Period film Amigo reportedly cost $1.6 million to produce

American filmmaker John Sayles (right) directs Joel Torre (left) in the period film Amigo, which is currently being screened in select cinemas. The epic movie will be screened in the United States by August 19.

Why make a movie about the Philippine-American war?

During a press conference for the film Amigo, director John Sayles recalled that he came across the subject matter while researching for a novel on the Cuban-American relationship years ago.

"I kept on reading about the Philippine insurrection or the Philippine-
American war. I thought, why don’t I know I anything about this war,
was I sick when this was discussed in class?"

Even the Filipino-Americans and Filipinos he asked about this particular period during the 1900s could not give him a definitive answer.

"That got me suspicious first but then interested. How come this is
unknown history?"

John says that in the United States, when Americans win a war, it gets
celebrated and even made into movies again and again.

"What was it about this particular war that the Americans weren’t
proud of to the point that it’s been buried or erased from history?"
John found himself asking. The filmmaker, who is considered to be one of the moving forces of American independent cinema, then decided to create a historical drama which he describes as "a page torn from the forgotten history of imperialism and a mirror of today’s unresolvable conflicts."

Shot entirely in Bohol, Amigo is set during the decline of the Spanish colonization, the entry of the Americans into the Philippines and the Katipunan uprising.

John clarifies that the reason he wants Filipino viewers to
remember this forgotten war. "We are asked to do things because of interests, because we care about our country and I think it’s important to be as honest therefore about what that country is. The last fifty years Filipino historians have gone back to understanding what the Filipino is, aside from America...the history between the two has been a long and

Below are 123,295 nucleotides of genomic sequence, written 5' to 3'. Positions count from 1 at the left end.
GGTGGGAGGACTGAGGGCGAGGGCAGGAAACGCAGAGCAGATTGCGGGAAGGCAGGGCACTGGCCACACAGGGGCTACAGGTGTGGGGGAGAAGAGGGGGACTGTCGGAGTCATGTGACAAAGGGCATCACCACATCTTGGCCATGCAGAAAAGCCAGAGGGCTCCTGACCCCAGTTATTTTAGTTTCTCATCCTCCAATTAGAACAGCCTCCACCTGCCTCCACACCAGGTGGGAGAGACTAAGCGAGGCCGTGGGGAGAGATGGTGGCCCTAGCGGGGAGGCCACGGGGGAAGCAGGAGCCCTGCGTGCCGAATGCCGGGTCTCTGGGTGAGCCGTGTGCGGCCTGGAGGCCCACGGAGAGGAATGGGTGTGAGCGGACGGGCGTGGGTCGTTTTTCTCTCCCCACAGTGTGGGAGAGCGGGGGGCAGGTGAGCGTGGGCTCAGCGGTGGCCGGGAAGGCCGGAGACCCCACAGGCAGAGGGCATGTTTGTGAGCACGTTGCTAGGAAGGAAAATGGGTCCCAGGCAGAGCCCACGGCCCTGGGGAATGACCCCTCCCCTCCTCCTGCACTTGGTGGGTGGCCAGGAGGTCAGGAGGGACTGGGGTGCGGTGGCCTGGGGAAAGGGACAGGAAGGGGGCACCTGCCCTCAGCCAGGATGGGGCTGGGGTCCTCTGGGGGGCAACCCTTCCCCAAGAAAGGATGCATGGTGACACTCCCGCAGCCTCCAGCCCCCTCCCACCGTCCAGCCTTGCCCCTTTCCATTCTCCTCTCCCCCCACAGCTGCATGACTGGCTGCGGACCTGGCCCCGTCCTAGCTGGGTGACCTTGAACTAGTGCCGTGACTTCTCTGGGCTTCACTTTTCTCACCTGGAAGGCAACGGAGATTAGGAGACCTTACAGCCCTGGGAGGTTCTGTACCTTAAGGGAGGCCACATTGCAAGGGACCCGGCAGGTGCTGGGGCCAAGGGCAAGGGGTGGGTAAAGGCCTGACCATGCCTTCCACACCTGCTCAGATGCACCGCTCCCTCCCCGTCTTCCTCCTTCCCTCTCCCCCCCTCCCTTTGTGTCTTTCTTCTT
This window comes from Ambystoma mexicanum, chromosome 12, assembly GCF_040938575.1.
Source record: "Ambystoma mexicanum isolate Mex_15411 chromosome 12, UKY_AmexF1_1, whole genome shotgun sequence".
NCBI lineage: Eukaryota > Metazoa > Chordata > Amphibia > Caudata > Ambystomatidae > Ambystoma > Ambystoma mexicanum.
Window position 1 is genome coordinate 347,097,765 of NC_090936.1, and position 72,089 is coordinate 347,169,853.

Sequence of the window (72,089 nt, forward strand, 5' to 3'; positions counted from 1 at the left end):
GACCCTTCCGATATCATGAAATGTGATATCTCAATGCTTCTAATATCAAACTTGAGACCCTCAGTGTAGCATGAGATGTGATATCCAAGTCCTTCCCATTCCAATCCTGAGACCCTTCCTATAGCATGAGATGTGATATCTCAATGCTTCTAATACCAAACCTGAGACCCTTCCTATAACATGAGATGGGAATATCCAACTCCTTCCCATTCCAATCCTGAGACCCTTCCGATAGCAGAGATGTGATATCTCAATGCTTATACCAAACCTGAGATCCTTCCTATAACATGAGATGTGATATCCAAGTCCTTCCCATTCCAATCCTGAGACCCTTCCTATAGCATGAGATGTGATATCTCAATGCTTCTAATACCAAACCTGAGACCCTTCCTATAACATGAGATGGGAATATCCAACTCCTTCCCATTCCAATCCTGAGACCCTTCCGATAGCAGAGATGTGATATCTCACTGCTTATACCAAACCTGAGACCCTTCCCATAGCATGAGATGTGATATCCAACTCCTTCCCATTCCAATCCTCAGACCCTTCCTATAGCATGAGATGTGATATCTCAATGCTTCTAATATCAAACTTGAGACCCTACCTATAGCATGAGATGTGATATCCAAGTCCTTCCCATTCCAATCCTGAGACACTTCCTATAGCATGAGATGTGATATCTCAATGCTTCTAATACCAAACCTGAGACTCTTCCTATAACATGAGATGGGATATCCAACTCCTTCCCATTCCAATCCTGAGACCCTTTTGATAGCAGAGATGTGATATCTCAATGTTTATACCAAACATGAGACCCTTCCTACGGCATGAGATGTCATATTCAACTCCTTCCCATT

complicated one. The most important thing that was lost is that there
was a Philippine Republic. The Philippines has so many islands, so
many languages and during that time, the Philippine identity was
already becoming cohesive and when the Americans showed up, it kept
things back for another 40 years. On the other hand, that resistance
also helped form the Philippine identity."


The choice to title the movie Amigo is an interesting one. It’s about
the Philippine-American war yet the term is Spanish. John says the title Baryo was also considered, but that ultimately Amigo won out. It was the
term Americans ended up calling the Filipinos. It’s one of the few
Spanish nouns that all Americans know and it’s also the term Filipinos
used when surrendering to the Americans. It became one of the ways the
two cultures communicated, a word that belongs to neither of them but
one that they used to have some kind of overlap.

ON WORKING WITH AMERICAN ACTORS. Costing about $1.6 million (equivalent to P72 million) to make, this movie is relatively low-budget for U.S. standards but already quite expensive for a Philippine movie.

Joel Torre says that John never once raised his voice at them in all the weeks of filming and that the experience was a very cohesive one. Bembol Roco says that the experience was memorable as John was able to create a great story based on an overlooked part of our nation’s history.

Aside from Joel and Bembol, Amigo also stars Ronnie Lazaro and Rio Locsin.

Garret Dillahunt of No Country for Old Men fame is cast as Lt. Compton, Yul Vasquez (of A-Team, Little Fockers, American Gangster, War of the Worlds) and Chris Cooper (who won an Oscar and Golden Globe award for Adaptation).

Bohol was picked as the only shoot location as it provided the team
with the peace and quiet that they needed. John also says that they got to shoot the movie in just six weeks, usually unheard of in Philippine film productions. Also, the space they needed to recreate the 1900s set barrio was available in Bohol along with extensive rice fields where rice was
plowed by carabaos and harvested by hand.


The movie will be able to impart several lessons for viewers. Americans, John says, will think and reflect on how they do things, especially when it comes to ’liberating’ a country and what goes with that. Filipinos, on the other hand, will rediscover a history that got buried, primarily because the
history was rendered by the Americans. They will also remember that before a Philippine republic was established, Filipinos fought against
the Spaniards and Americans.

Joel says that Filipinos will be surprised to learn that such a war
existed and that this is a good time to let the people know. Joel even pointed out that even though John is an American, he has Pinoy sensibilities, a fact that is manifested in the way that he directed the epic movie.